Review by J.T. Johnson
DIRECTOR: Ava DuVernay
CINEMATOGRAPHY: Tobias A. Schliessler
WRITER: Jennifer Lee
MUSIC: Ramin Djawadi
Before I begin my review, I must admit that I have never read the book that “A Wrinkle in Time” is based on, so I can’t speak to whether or not it is a good adaptation. Unfortunately, I can’t say that I was a big fan of the film that I just watched. It attempts to mix science and fantasy in a clever way, but can’t hide the fact that it is ultimately a generic fantasy film.
It has been four years since an astrophysicist Alex Murry (Chris Pine) has gone missing under mysterious circumstances. Alex’s daughter, Meg Murry (Storm Reid), tries to believe that he is still alive. However, she and her brother Charles Wallace (Deric McCabe) have to deal with false rumors they hear from their teachers and bullies that make fun of the fact that their father has disappeared. The only person that shows any interest in Meg is a young boy named Calvin O’Keefe (Levi Miller).
Soon, Meg, Charles Wallace and Calvin encounter the three Mrs. known as Mrs Which (Oprah Winfrey), Mrs. Whatsit (Reese Witherspoon), and Mrs. Who (Mindy Kaling). They explain that there is a great darkness in the Universe. More importantly to Meg is that they also reveal that Alex is still alive and the search is on as the three kids travel the Universe in order to find Meg’s father.
And what a beautiful Universe it is and that is one thing that I can say positively about the movie. It does look beautiful and it looks so good that it feels like the filmmakers are hiding the fact that the movie’s story doesn’t work. Another positive point goes out to Reid and McCabe as Meg and Charles Wallace because they do give the best performances they can despite a weak script.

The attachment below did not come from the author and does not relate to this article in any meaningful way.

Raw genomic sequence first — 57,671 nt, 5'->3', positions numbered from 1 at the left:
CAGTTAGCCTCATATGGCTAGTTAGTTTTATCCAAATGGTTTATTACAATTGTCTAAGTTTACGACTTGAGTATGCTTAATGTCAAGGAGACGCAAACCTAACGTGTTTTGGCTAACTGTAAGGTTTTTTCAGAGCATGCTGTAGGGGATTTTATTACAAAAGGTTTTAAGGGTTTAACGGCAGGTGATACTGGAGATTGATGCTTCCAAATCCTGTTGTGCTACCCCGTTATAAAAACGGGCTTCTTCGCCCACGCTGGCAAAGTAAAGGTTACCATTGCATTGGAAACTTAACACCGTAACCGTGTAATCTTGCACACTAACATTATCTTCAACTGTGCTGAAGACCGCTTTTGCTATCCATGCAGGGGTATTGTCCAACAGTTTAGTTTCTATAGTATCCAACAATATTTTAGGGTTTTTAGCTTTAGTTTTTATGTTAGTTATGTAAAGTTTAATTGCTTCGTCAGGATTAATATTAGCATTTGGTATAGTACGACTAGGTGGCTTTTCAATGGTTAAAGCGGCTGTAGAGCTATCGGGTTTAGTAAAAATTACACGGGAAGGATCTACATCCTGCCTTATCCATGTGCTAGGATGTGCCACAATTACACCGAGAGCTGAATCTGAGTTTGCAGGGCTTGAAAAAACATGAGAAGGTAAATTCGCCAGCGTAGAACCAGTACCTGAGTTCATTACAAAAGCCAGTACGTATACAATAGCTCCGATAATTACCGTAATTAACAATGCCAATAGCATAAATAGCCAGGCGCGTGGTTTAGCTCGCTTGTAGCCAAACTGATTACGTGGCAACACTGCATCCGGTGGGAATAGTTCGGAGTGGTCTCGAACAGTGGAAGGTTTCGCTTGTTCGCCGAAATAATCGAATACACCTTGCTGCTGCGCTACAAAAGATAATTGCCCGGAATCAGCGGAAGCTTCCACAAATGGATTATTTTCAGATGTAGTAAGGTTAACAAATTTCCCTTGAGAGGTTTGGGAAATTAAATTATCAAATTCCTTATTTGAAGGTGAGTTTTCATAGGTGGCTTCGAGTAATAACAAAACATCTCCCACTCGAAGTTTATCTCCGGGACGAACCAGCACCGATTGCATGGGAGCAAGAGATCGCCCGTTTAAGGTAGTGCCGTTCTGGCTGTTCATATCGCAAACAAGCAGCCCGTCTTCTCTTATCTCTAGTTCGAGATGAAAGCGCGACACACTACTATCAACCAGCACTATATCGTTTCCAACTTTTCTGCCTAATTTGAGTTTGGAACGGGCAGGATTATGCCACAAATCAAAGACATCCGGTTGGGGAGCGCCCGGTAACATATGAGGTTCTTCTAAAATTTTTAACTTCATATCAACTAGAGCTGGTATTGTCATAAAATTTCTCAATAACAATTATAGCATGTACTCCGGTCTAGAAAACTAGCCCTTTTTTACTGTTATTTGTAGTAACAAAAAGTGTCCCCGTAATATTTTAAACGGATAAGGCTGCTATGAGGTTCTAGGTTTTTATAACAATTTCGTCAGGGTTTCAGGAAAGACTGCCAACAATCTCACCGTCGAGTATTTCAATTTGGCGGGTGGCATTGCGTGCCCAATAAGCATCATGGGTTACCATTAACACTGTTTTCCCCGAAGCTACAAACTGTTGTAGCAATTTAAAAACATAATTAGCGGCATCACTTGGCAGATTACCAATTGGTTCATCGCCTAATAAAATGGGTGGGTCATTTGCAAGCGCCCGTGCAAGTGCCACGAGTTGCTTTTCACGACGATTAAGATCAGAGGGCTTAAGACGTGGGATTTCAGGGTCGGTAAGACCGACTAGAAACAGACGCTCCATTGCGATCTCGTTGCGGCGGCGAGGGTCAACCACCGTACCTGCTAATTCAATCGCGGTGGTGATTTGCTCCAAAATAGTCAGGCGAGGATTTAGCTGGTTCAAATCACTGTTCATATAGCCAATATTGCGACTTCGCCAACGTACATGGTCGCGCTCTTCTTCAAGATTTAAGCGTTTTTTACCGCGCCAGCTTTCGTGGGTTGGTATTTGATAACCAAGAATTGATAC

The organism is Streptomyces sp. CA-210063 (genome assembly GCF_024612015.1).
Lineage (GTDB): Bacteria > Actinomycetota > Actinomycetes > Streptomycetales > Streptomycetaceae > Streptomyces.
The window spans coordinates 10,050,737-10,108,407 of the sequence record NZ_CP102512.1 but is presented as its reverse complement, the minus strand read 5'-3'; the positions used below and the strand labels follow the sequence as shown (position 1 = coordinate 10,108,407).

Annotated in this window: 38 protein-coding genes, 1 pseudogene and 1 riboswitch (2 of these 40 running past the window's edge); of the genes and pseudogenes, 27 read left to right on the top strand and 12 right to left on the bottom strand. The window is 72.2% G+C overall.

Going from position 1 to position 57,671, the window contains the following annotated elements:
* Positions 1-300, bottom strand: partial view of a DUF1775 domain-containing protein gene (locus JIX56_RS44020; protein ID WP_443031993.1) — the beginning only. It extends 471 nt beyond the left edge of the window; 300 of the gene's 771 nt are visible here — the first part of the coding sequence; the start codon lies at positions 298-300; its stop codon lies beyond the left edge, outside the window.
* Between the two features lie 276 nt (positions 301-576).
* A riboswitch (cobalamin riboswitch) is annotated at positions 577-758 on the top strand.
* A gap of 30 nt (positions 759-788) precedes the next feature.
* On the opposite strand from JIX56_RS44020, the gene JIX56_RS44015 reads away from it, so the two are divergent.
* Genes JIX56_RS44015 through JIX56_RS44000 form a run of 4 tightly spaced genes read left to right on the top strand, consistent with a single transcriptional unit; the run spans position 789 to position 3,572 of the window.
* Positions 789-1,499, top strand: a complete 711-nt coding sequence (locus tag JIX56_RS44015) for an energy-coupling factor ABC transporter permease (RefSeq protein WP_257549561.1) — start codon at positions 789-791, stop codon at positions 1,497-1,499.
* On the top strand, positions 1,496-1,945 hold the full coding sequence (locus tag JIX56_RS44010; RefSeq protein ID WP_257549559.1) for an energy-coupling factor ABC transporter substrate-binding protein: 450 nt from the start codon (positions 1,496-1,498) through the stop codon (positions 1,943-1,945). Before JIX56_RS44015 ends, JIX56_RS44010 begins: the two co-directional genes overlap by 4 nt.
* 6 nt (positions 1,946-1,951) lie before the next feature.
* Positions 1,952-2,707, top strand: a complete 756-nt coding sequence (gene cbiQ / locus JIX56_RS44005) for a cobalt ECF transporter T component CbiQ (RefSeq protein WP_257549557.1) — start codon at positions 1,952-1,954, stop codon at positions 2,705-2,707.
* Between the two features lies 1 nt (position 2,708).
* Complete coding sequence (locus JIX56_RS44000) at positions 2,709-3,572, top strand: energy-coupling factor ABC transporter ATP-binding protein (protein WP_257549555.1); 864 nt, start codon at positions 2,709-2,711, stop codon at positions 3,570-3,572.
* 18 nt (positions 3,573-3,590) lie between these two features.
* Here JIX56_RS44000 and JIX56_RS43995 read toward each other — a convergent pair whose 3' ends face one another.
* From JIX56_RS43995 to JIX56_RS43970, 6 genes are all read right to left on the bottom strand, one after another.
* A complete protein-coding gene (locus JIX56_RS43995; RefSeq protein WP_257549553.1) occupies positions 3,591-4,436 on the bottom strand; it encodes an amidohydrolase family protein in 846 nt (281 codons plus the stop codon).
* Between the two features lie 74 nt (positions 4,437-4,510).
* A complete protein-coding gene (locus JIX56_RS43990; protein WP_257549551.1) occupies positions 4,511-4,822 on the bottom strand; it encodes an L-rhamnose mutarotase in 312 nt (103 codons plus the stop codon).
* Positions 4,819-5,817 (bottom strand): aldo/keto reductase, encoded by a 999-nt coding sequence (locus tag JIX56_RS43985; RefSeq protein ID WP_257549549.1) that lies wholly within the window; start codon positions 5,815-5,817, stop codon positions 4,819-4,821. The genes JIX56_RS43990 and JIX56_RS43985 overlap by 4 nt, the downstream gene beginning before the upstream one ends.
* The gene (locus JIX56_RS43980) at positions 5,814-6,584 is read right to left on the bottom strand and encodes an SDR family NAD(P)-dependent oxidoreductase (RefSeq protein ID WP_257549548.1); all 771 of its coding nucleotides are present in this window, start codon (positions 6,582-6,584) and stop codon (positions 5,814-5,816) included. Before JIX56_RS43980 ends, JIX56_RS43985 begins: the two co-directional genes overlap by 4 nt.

The only performance I had a problem with was Miller as Calvin. He is supposed to come off as a boy who has a crush on Meg. Instead, he comes off as a rather creepy kid and has no chemistry with Reid. Again, this may be more a fault with the script than with the performer, but I just couldn’t stand Calvin.
The three Mrs. also try their best, but we don’t get to spend a whole lot of time with any of them in order to care about them or their mission in the Universe. The movie does that a lot, actually. The audience is supposed to automatically care about these characters without the movie giving almost any good reasons to do so. You only sort of care about Meg because you at least know that she is looking for her father.
I guess I found that my biggest problem with is film was that it was a fantasy film that was done by the numbers with few emotional moments. That’s ironic when considering that the movie’s story depends on emotions as a major narrative device yet it is ultimately devoid of almost anything resembling a genuine emotional moment. I was looking forward to this film, but I have to say that I was left feeling only one real emotion: disappointment.